In this ‘Russian’ sonata, colouristic effects abound, particularly at the bottom of the keyboard. The darkhued images that Bax conjures certainly appear to have been written with some other palette in mind than the black and white of the piano. The characteristics of the music that strike one immediately are its passion and its onward sweep, developing the material organically into a large-scale structure. In this work Bax does not offer us musical picture postcards as he does in the short, Russian-oriented, May Night in the Ukraine which he wrote in 1912 and dedicated to his female companions in Russia ‘Olga and Natalie’. The ‘broad and triumphant’ coda is punctuated by a vivid pianistic impression of the wild pealing of Russian cathedral bells, the bells that Bax heard as he first arrived in St Petersburg. Frank Merrick has suggested that ‘the bells in Bax’s coda may well have been inspired by those of the Cathedral of St Isaac . . . I was there for a fortnight in that very year . . . and had hardly reached my room in an hotel when those wonderful bells did their remarkable performance, twice in close succession. Bax does not use the actual motif with which the tiny bells began and ended, but what he has written has several points which lead me to think that it was from the bells of this very Cathedral that he was helped to plan his superb ending to the sonata.’
The Second Sonata, still in one movement, is much grimmer in character, though also epic in treatment and is dated 19th July 1919. Bax does not give us a specific programme, but we might well assume it to be related to the First World War, or more likely, again the tragedy of the Easter Rising, which is hinted at in the folk-like second subject of the first section. The sonata was first performed by Bax’s friend Arthur Alexander in November that year, though on the manuscript Harriet Cohen has written a dedication to herself and when the revised version appeared in June 1920 she was the pianist. In a letter to Tilly Fleischmann Bax admitted the Sonata was ‘concerned with the warring forces of light and darkness’.
The sonata, which plays continuously, broadly subsumes elements of three movements with two new themes in the middle section and the motif of the long threatening introduction to the sonata returning to mark the third. Here, material from the previous two sections are juxtaposed and the work ends with the motif from the introduction now in the major, all passion spent.
The journey from the ominous, foreboding introduction with its distinctive motif (perhaps a ‘fate’ motif) through the heroic first subject, marked ‘Brazen and glitteringly’ to the contrasted folk-like second theme, first introduced very quietly, gives the music an enormous emotional span. Bax launches his middle section with a typical lyrical reverie marked to be played ‘very still and concentrated’ but in the space of four minutes his tune is itself found to be heroic, setting the literal return of the sonata’s opening into striking contrast.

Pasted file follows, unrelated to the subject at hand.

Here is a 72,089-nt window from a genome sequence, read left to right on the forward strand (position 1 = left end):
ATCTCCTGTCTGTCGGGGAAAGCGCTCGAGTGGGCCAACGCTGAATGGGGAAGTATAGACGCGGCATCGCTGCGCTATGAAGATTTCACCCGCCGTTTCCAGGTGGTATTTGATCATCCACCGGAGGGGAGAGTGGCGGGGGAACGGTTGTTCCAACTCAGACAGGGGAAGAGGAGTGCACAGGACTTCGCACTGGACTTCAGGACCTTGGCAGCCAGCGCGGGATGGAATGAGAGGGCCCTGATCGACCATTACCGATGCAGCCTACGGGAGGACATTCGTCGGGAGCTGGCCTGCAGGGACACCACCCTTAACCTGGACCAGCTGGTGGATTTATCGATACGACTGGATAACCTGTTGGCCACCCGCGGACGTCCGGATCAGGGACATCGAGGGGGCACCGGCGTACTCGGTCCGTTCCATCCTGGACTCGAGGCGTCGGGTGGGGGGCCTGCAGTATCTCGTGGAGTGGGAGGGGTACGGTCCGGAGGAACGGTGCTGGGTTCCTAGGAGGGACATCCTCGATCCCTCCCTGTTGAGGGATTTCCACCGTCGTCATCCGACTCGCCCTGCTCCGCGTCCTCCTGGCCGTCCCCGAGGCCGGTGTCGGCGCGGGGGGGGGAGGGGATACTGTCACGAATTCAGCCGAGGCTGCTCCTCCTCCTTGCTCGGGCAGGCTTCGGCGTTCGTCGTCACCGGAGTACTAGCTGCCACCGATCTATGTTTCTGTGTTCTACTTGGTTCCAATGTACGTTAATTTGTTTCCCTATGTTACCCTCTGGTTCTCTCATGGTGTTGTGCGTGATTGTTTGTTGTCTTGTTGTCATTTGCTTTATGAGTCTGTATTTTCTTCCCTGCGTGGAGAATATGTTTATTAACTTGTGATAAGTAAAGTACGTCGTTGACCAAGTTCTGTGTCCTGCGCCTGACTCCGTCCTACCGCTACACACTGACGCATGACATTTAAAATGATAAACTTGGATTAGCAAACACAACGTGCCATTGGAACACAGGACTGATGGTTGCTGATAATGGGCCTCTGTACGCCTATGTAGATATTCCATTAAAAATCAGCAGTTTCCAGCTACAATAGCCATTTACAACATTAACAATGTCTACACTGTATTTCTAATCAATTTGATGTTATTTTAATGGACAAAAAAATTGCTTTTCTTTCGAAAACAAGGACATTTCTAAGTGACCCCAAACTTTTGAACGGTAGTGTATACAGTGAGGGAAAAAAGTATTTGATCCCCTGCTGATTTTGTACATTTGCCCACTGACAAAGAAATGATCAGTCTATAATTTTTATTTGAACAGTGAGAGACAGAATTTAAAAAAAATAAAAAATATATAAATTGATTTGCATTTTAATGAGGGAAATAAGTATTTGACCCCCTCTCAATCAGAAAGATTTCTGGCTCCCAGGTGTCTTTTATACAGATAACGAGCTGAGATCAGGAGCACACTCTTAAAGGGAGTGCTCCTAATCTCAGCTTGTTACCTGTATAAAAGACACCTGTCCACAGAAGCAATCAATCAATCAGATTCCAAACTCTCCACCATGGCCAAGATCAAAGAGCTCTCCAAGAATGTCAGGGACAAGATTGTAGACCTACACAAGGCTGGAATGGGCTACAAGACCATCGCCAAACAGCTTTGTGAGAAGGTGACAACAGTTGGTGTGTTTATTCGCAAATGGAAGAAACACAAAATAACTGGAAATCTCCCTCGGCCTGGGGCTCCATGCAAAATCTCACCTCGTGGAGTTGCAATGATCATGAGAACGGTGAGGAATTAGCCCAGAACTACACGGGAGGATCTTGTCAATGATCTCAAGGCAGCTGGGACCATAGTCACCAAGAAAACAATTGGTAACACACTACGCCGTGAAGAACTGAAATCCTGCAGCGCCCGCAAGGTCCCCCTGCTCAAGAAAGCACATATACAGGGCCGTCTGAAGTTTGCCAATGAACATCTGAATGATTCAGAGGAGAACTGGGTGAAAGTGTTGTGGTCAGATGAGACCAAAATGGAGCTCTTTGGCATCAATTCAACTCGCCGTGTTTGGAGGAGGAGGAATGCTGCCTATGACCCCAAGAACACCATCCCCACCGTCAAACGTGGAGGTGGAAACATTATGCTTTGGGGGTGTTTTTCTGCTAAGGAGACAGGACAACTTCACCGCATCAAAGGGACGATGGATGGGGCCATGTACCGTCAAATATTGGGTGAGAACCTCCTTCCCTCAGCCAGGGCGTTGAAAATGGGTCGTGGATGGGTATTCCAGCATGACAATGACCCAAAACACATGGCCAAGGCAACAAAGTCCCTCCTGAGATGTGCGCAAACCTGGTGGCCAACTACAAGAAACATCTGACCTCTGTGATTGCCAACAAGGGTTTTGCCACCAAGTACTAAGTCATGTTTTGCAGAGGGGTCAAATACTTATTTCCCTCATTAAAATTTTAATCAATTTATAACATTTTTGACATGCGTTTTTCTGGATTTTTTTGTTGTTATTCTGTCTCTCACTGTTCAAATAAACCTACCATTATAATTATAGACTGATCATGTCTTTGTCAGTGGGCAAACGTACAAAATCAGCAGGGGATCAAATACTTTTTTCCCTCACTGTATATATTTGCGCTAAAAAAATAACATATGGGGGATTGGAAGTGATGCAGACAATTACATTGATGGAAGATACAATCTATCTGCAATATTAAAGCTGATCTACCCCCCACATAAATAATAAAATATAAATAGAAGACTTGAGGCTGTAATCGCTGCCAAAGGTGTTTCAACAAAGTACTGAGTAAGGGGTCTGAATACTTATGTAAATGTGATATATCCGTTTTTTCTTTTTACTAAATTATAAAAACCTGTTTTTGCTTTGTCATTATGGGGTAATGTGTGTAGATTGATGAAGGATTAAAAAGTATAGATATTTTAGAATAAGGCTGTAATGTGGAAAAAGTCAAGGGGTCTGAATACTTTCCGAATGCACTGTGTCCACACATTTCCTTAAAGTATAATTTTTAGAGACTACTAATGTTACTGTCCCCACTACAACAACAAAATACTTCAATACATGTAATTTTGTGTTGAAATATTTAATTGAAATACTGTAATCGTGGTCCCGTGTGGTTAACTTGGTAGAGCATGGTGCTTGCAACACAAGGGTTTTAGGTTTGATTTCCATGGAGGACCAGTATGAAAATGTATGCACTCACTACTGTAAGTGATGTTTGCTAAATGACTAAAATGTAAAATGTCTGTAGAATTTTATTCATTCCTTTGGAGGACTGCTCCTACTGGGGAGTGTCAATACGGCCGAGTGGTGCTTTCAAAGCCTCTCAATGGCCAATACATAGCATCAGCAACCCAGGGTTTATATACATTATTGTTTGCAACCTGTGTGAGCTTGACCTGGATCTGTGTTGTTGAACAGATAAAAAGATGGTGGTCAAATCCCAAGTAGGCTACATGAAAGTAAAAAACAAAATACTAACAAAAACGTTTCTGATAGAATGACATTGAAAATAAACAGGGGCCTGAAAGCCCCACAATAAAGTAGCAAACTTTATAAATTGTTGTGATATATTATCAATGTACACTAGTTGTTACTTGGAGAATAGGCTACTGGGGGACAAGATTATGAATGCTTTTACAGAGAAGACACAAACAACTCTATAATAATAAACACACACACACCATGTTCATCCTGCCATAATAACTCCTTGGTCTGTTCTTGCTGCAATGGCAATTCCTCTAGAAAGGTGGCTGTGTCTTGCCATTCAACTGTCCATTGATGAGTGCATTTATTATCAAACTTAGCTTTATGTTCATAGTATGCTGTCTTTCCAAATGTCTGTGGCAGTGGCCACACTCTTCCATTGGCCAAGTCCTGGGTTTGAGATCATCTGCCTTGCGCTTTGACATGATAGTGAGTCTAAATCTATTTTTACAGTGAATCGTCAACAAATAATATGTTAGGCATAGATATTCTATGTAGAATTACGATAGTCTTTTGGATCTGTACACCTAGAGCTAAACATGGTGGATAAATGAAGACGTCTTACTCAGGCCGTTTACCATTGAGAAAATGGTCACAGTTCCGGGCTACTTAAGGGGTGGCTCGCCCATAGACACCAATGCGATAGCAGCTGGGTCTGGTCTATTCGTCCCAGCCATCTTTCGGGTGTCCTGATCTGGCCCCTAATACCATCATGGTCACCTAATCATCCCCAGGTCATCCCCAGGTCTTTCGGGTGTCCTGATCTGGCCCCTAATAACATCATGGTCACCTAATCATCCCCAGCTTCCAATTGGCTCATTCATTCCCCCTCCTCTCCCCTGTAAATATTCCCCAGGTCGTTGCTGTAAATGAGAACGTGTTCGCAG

By this time we have thoroughly convinced ourselves that Bax’s epic score must reflect the composer’s autobiographical response to the recently ended war or the Easter Rising, or both. Bax reviews his themes in his third section, a movement of conspicuous drama and contrast. Then the tune from the slow movement returns to be played ‘very simply’, and suddenly one begins to wonder if he is more than hinting at the opening phrase of his song Roundel, at Chaucer’s words ‘Your ey-en two wol slay me sodenly’. Is Bax, who had only recently left his wife and family for Harriet Cohen, writing a quite different sort of musical autobiography? Or rather, is he celebrating the human condition out of his own experience. The sonata ends as the ‘fate’ motif from the introduction returns, briefly threatens, but soon becomes a distant muttering, as the light and Bax’s vision slowly fades.
Written in February 1916, Dream in Exile: Intermezzo is dedicated to Bax’s piano teacher Tobias Matthay, and was first championed by Myra Hess. The manuscript has Bax’s first thoughts for the title, Capriccio and Intermezzo, deleted, the title we know it by appearing on the printed score in 1918. The piece was written less than two months before the Easter Rising in Dublin in which many of his Irish friends were killed. It seems probable that in retrospect, for him it became another of those elegiac Irish memorial pieces which he wrote at this time, Bax dreaming of his land of hearts content before the catharsis.
The knock-about Burlesque first appeared in 1920 and may well have been written the same year. Without dedication when it was first published, Bax later inscribed it to the pianist Iso Elinson, a Second World War neighbour, when it was reissued in 1945. In 1920 it was his first work to be issued by his publisher Murdoch and Murdoch. With its succession of unequal phrases and rapidly shifting harmony it is surely a response to what Bax had heard at the Russian Ballet, which he had worshipped before the war and which had returned to London late in 1918.
Dated 24th March 1916, Nereid is one of the several piano pieces Bax dedicated to Harriet Cohen. First given the title Ideala it acquired its present title as Bax revised it into the published version which appeared in 1919. Harriet Cohen played it in her recital at the Wigmore Hall in June 1920, and this was probably its first performance. Later she published an extended account of interpreting the piece in her book Music’s Handmaid, remarking ‘Bax has often told me that he considers his music to be directly derived from nature. When he wrote this piece . . . he had vaguely in mind some sort of water nymph of Greek mythological times.’ In a newspaper interview Bax himself described it as ‘nothing but tone colour – changing effects of tone’.
In January 1915, at a tea party at the Corders, the nineteen-year-old Harriet Cohen appeared wearing as a decoration a single daffodil, and Bax wrote almost overnight the piano piece To a Maiden with a Daffodil; he was smitten! Over the next week two more pieces for her followed, the last being the pastiche Russian vignette In a Vodka Shop, dated 22nd January 1915. It illustrates, however, Bax’s problem trying to keep his rival lady piano-champions happy, for Myra Hess gave the first performance at London’s Grafton Galleries on 29th April 1915, and as a consequence the printed score bears a dedication to her.
Lewis Foreman © 2004